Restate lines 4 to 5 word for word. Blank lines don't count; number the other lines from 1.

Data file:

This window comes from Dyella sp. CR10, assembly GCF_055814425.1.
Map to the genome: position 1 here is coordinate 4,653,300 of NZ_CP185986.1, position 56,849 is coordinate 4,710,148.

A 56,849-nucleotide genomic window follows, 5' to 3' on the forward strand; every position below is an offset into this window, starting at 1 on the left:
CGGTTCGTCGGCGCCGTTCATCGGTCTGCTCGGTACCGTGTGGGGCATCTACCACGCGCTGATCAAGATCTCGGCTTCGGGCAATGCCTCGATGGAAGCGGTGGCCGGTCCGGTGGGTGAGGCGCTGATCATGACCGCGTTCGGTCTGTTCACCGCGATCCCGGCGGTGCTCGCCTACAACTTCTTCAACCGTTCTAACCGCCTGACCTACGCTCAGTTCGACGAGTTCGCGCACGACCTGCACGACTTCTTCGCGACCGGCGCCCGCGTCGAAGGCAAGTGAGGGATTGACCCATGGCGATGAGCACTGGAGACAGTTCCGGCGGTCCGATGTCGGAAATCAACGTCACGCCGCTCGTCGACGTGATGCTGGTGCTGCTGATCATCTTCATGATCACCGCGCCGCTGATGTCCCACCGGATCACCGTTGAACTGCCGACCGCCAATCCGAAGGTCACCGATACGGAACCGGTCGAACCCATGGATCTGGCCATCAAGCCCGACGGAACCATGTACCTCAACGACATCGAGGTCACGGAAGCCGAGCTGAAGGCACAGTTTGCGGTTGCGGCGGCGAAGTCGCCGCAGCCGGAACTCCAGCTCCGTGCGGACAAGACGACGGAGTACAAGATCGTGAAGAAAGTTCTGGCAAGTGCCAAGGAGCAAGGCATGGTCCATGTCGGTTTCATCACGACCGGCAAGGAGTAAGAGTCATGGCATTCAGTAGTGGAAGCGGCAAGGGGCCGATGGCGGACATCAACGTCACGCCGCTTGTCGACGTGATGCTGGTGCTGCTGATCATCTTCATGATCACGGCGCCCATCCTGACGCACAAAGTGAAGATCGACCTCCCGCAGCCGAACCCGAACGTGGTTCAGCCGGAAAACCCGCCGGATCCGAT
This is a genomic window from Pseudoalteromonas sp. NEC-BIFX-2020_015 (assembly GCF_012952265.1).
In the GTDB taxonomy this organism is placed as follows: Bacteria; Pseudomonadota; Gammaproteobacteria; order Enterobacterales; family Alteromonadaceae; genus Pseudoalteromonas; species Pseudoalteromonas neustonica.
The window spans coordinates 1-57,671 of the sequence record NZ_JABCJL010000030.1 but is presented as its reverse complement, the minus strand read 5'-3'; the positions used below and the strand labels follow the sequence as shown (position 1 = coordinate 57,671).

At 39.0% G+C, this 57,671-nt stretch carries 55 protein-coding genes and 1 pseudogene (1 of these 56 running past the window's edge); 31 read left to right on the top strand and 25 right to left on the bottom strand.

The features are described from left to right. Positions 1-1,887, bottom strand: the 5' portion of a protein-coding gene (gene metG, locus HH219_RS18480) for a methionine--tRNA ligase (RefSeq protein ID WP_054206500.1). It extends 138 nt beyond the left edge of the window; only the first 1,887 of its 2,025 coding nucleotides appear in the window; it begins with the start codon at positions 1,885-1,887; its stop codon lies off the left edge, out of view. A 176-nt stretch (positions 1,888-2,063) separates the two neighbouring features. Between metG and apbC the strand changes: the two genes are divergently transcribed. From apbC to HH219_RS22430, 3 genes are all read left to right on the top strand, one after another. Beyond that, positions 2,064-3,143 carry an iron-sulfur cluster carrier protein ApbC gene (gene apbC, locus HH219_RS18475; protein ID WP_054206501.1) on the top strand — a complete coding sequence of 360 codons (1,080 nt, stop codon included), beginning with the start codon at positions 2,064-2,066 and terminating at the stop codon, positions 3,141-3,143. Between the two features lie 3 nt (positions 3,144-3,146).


CGGTTCGTCGGCGCCGTTCATCGGTCTGCTCGGTACCGTGTGGGGCATCTACCACGCGCTGATCAAGATCTCGGCTTCGGGCAATGCCTCGATGGAAGCGGTGGCCGGTCCGGTGGGTGAGGCGCTGATCATGACCGCGTTCGGTCTGTTCACCGCGATCCCGGCGGTGCTCGCCTACAACTTCTTCAACCGTTCTAACCGCCTGACCTACGCTCAGTTCGACGAGTTCGCGCACGACCTGCACGACTTCTTCGCGACCGGCGCCCGCGTCGAAGGCAAGTGAGGGATTGACCCATGGCGATGAGCACTGGAGACAGTTCCGGCGGTCCGATGTCGGAAATCAACGTCACGCCGCTCGTCGACGTGATGCTGGTGCTGCTGATCATCTTCATGATCACCGCGCCGCTGATGTCCCACCGGATCACCGTTGAACTGCCGACCGCCAATCCGAAGGTCACCGATACGGAACCGGTCGAACCCATGGATCTGGCCATCAAGCCCGACGGAACCATGTACCTCAACGACATCGAGGTCACGGAAGCCGAGCTGAAGGCACAGTTTGCGGTTGCGGCGGCGAAGTCGCCGCAGCCGGAACTCCAGCTCCGTGCGGACAAGACGACGGAGTACAAGATCGTGAAGAAAGTTCTGGCAAGTGCCAAGGAGCAAGGCATGGTCCATGTCGGTTTCATCACGACCGGCAAGGAGTAAGAGTCATGGCATTCAGTAGTGGAAGCGGCAAGGGGCCGATGGCGGACATCAACGTCACGCCGCTTGTCGACGTGATGCTGGTGCTGCTGATCATCTTCATGATCACGGCGCCCATCCTGACGCACAAAGTGAAGATCGACCTCCCGCAGCCGAACCCGAACGTGGTTCAGCCGGAAAACCCGCCGGATCCGAT
This is a genomic window from Pseudoalteromonas sp. NEC-BIFX-2020_015 (assembly GCF_012952265.1).